When we saw the ceremonies and vigils to commemorate the opening of the Battle of the Somme, this morning, I commented to the other Numpty “Listener tonight – what’s the betting it is on a Somme theme!” Of course, I had forgotten that when we downloaded Tangram’s puzzle and learned that we were looking for the name of a poet and the first two lines of his poem (with a couple of words shifted into the crossword clues). Our earliest solutions suggested SEEGER to us but the only Pete Seeger verse I know is “Where have all the flowers gone …etc.” and that clearly wasn’t emerging from the letters we were omitting from our wordplay and answers.
Of course I didn’t forget to confirm Tangram’s continued membership of the Merry Listener Setters’ Toping Club and he quickly reserved his ticket with ‘Drink aroused greed, but no one acted like roisterer (8 with an A removed)’ giving (SWIG less I + GREED*) SWAGGERED. Fortunately, Tangram’s taste improved as the clues progressed, culminating with ‘Good water spring; great Scotch, Elgin’s capital extra mature (4 losing a couple of Rs)’ That was more like it – a drop of the mature Scotch – though we were rather puzzled as this clue seemed to give us two sets of wordplay, assuming that ‘Good water spring’ led to G + EYE’ and that GEY = ‘great’ in Scots + E(lgin) also gave us the GEYE of GREYER (extra mature).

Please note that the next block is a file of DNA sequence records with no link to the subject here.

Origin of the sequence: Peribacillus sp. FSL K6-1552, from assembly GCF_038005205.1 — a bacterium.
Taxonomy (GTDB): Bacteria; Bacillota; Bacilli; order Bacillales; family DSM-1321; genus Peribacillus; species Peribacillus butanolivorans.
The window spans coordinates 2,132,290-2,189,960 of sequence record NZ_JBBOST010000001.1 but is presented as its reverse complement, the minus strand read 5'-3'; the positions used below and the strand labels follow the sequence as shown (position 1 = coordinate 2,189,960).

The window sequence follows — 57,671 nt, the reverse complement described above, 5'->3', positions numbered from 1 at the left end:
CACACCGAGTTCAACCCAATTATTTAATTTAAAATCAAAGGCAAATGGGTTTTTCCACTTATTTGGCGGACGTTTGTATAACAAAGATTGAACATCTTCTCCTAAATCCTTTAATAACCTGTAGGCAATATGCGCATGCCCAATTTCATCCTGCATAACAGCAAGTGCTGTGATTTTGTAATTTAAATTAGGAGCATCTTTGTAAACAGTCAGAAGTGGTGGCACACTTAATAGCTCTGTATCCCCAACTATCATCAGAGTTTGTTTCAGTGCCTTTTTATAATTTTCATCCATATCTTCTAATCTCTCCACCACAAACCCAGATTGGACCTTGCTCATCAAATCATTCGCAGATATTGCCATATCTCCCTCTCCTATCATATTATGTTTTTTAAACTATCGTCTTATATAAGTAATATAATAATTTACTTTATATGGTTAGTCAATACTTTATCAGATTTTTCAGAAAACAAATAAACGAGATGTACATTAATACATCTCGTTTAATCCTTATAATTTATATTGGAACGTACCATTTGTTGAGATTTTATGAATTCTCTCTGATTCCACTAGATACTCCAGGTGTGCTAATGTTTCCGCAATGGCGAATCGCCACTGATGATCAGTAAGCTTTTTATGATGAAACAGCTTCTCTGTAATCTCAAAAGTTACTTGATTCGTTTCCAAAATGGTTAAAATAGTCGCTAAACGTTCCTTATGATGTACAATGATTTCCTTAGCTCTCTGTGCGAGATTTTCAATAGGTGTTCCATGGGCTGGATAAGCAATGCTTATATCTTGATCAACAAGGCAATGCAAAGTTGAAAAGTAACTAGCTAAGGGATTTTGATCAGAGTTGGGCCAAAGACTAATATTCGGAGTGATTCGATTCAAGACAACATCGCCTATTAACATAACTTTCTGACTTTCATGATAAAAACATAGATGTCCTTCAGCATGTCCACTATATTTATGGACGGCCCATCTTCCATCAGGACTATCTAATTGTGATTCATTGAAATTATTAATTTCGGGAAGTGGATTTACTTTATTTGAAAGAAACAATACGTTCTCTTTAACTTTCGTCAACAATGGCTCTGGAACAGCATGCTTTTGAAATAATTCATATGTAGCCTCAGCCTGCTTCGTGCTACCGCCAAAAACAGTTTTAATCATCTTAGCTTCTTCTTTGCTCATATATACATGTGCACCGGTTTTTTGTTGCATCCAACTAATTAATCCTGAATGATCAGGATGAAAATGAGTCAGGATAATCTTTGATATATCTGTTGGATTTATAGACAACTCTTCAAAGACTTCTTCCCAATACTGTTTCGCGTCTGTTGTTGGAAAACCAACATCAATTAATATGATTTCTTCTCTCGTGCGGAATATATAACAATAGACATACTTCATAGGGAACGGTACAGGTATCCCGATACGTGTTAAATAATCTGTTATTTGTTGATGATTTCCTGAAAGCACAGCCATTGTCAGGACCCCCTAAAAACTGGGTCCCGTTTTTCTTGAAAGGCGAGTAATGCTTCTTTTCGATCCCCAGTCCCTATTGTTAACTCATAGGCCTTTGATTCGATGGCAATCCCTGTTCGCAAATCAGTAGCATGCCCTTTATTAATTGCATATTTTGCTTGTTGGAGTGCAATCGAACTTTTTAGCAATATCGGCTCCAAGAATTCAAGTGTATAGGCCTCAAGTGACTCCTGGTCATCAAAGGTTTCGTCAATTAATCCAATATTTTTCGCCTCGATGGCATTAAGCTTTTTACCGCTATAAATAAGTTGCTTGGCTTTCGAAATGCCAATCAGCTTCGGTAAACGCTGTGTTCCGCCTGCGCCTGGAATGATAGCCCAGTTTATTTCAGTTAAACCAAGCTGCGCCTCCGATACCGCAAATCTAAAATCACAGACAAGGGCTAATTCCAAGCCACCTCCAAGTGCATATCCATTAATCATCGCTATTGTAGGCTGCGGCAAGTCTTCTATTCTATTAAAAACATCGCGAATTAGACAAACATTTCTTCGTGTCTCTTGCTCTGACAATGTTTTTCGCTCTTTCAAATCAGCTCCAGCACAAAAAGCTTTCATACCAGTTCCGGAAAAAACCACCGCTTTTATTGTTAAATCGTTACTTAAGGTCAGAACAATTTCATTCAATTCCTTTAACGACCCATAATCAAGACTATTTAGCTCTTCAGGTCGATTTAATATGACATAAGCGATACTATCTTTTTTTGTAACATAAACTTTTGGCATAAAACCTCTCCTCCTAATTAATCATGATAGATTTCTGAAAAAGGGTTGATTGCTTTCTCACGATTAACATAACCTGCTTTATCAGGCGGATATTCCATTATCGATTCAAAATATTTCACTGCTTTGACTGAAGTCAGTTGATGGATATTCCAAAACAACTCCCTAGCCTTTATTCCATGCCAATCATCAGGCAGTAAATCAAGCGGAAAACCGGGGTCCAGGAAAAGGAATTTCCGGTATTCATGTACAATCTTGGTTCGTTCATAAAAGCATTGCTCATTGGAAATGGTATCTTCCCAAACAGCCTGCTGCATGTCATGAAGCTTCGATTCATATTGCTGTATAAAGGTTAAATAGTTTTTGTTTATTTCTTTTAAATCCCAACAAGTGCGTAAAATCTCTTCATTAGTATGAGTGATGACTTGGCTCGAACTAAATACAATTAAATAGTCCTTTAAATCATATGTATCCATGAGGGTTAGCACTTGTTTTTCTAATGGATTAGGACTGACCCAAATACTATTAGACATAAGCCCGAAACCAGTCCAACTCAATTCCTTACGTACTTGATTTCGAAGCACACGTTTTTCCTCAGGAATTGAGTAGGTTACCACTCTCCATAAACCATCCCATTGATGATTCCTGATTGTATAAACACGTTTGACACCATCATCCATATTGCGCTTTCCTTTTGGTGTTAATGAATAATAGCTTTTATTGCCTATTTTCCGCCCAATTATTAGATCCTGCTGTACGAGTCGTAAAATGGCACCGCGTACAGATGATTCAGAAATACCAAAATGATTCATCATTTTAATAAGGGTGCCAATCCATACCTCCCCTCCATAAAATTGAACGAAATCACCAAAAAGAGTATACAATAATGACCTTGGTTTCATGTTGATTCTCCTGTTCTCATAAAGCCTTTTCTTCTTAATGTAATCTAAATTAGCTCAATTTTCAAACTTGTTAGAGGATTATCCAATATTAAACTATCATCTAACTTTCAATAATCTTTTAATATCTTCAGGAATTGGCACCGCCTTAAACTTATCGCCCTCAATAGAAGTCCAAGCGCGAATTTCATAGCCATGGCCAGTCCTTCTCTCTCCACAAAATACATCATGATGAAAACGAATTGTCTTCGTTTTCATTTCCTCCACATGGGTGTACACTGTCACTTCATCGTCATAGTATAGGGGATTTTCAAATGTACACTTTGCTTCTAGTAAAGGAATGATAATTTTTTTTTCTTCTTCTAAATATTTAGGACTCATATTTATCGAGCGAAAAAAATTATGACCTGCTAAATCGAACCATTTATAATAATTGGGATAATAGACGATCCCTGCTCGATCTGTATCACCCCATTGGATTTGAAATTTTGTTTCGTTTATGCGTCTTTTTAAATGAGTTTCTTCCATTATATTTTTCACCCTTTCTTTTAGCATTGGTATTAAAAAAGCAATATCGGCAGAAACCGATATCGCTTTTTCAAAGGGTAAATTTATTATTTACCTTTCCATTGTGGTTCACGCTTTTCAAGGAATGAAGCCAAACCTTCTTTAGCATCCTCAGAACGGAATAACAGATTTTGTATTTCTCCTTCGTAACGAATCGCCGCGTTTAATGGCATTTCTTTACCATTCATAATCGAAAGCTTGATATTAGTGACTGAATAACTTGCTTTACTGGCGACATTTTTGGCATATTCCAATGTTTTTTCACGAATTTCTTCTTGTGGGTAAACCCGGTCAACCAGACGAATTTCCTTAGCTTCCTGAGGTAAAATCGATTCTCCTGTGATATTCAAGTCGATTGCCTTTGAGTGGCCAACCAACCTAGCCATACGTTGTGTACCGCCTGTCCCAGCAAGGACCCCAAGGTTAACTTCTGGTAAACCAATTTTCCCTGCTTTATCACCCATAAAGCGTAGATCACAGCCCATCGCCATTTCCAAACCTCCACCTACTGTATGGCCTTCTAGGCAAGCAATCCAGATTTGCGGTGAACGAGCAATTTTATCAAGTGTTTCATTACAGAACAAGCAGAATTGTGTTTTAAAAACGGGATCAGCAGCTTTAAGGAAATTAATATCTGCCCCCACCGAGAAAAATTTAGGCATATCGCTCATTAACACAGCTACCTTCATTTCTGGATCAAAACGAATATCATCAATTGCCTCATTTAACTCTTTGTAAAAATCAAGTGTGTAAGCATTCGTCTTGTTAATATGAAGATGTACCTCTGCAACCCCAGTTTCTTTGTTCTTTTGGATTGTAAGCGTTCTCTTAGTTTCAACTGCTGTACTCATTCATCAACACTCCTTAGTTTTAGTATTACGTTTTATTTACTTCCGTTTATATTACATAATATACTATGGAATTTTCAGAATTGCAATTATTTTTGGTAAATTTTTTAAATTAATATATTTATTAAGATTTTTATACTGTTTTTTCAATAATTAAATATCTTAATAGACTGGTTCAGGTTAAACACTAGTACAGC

At first sight, this crossword looked fearsome, but, in fact, the clues were relatively gentle – obviously they had to be as we were virtually cold-solving as no crossing entries totally confirmed what we assumed to be an answer, since that letter was missing from every word (surprisingly only once was it doubly missing – that R from GREYER). Words like SHADOW quickly appeared ‘Singular trouble with shade (5)’ S + ADO W(ith), and it was immediately evident that this was the word that was to be entered jumbled, as we already had the S?OD? in place.
At that point, we noticed with amazement that our editors or the setter had kindly indicated for us which word was to be entered in reverse and the clue, with the hint of the letters already in place, told us to put BRINEPI[T] there, ‘Recipe in prison ruined pie; it’s full of salt (7) R in BIN + PIE*.
Of course, by now, we had realized that this was not Pete Seeger but his uncle Alan Seeger who appears just above him in the ODQ and that the line of poetry was telling us, sadly that ‘I HAVE A RENDEZVOUS WITH DEATH AT SOME DISPUTED BARRICADE’ … Sure enough, there were the barricade ‘One in command runs close to barricade (5 less D)’ CO + R + [D] ON, and the Rendezvous, ‘Over a scrap in the country (5 + S)’ RE[S]ORT, so we had the third line of the poem confirmed. The ‘spring’ was returned and the ‘shade’ rustled.
We completed our solve after reading that Alan Seeger did indeed not ‘fail that rendezvous’ as he died on the fourth day of the Battle of the Somme.
Many thanks to Tangram for alerting us to this poet and poem on the hundredth anniversary of that dreadful event.